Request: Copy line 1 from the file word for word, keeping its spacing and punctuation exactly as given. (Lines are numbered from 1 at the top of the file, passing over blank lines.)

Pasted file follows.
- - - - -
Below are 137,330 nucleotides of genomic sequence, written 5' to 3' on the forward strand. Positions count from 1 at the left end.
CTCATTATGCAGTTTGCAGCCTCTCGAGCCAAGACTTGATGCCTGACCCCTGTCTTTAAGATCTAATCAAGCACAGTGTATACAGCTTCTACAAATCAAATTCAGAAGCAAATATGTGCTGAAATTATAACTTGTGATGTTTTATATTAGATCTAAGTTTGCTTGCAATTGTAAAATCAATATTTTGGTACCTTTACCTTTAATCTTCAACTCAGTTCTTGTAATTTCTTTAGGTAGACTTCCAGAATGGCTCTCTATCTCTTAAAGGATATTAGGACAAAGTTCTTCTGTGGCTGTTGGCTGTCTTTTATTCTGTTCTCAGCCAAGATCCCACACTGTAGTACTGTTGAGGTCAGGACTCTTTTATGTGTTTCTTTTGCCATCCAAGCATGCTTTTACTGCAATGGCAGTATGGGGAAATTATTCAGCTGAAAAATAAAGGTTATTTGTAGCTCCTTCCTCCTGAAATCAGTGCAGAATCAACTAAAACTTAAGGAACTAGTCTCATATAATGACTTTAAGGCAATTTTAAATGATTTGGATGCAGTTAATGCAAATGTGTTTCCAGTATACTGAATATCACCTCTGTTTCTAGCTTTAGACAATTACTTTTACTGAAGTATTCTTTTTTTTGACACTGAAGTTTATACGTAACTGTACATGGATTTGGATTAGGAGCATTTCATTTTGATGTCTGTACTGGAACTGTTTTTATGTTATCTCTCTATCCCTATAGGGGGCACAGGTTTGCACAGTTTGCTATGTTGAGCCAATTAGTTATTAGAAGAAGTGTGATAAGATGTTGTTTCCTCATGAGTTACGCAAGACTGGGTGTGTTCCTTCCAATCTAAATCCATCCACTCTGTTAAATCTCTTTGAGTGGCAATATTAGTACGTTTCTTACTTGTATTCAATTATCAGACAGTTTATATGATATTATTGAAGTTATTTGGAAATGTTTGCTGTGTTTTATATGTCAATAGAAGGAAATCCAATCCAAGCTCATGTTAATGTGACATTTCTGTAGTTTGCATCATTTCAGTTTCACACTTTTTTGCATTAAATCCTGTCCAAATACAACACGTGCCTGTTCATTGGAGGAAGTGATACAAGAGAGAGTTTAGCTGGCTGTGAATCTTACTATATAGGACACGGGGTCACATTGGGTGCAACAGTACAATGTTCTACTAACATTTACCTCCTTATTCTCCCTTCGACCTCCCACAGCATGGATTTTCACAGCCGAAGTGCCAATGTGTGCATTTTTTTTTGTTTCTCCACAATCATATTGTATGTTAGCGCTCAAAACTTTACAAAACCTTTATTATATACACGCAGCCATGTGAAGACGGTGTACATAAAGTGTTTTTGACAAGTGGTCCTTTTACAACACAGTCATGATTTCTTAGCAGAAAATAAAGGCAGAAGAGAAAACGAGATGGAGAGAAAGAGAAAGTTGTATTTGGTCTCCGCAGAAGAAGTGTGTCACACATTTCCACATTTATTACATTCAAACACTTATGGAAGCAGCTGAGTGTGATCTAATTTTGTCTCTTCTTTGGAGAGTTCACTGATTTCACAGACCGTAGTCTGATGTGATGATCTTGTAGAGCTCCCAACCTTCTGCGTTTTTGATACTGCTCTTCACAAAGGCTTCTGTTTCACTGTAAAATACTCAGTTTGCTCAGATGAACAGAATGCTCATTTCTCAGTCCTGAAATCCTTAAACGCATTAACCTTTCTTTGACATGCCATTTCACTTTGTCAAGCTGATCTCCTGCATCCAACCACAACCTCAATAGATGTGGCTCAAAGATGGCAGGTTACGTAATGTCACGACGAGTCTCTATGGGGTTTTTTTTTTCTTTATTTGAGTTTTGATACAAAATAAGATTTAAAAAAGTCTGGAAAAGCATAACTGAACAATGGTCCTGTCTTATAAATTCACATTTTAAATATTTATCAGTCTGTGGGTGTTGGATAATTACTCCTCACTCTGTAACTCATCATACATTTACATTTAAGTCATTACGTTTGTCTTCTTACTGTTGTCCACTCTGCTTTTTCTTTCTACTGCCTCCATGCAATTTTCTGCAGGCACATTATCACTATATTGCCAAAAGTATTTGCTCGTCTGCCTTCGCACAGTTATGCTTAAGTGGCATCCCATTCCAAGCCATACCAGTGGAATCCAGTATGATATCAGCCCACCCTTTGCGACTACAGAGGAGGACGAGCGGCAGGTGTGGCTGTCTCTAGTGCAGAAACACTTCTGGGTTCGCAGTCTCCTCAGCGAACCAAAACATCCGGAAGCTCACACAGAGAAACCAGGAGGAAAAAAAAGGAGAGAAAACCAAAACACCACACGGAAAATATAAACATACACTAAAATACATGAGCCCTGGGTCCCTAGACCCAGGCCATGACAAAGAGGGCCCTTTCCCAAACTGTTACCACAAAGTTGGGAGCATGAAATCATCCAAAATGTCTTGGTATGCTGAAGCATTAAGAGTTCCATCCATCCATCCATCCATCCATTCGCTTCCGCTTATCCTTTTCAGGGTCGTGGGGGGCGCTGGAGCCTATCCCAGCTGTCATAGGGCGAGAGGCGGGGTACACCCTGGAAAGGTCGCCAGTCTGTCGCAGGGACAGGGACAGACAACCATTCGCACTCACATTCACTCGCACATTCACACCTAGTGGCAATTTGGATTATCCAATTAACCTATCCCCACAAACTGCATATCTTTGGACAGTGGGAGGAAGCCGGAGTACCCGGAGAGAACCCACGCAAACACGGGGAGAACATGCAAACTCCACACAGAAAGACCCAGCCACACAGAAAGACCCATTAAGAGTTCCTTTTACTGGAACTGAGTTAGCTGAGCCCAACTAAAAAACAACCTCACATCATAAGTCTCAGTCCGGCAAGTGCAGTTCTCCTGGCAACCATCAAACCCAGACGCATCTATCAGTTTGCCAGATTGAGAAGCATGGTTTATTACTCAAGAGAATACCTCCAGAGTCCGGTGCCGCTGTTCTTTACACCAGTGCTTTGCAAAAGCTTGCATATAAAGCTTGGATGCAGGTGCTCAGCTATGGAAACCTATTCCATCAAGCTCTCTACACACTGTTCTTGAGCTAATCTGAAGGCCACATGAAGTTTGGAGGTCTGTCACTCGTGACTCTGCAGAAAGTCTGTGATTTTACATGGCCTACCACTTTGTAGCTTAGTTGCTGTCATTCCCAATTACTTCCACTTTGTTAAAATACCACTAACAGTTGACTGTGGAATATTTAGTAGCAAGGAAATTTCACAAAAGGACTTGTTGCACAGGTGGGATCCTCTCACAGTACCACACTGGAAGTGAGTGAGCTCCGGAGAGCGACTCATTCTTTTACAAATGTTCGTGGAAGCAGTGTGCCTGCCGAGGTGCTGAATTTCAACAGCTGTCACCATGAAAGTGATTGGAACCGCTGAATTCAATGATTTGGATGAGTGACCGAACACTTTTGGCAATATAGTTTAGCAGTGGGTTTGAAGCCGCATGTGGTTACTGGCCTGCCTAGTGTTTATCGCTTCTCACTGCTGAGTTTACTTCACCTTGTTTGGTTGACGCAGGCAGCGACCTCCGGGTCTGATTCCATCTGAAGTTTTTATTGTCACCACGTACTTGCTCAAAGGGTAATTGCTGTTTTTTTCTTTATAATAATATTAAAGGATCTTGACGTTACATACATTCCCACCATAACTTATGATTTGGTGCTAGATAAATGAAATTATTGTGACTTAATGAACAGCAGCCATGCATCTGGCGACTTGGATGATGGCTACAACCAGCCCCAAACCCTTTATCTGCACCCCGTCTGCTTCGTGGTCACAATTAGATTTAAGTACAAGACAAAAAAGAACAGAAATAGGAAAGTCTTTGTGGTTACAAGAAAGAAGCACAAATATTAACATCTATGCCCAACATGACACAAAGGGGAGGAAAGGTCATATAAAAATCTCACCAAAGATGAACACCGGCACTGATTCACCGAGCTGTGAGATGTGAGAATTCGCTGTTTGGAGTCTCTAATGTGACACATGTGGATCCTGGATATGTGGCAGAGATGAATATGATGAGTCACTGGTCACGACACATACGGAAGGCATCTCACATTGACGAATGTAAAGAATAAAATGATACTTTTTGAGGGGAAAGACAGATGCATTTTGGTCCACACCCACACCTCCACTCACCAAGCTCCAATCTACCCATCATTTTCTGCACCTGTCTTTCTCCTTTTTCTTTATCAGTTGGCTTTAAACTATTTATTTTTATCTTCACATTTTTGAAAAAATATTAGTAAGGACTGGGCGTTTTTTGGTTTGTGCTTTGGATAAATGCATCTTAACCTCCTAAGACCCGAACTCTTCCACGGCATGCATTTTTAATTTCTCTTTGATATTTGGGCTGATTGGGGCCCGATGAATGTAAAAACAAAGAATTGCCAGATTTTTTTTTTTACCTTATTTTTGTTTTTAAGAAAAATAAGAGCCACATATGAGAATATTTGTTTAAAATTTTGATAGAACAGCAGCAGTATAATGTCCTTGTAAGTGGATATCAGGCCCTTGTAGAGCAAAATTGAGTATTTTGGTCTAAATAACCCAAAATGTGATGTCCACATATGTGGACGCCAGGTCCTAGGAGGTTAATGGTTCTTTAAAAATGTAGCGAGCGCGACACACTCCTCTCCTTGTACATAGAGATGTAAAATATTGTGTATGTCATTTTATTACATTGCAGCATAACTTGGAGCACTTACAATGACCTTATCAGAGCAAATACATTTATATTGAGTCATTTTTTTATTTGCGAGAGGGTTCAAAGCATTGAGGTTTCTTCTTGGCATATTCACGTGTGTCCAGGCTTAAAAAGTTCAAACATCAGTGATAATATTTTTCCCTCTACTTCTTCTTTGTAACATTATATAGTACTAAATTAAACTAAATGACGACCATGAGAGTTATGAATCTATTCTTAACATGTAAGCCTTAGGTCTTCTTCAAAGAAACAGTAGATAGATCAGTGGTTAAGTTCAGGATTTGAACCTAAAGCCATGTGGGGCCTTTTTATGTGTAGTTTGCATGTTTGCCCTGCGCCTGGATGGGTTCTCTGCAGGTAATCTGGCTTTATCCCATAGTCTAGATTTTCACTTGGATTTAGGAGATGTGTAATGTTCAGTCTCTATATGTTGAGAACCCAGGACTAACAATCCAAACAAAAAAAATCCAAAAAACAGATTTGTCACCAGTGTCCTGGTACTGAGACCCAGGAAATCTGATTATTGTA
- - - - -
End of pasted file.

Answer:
Below are 137,330 nucleotides of genomic sequence, written 5' to 3' on the forward strand. Positions count from 1 at the left end.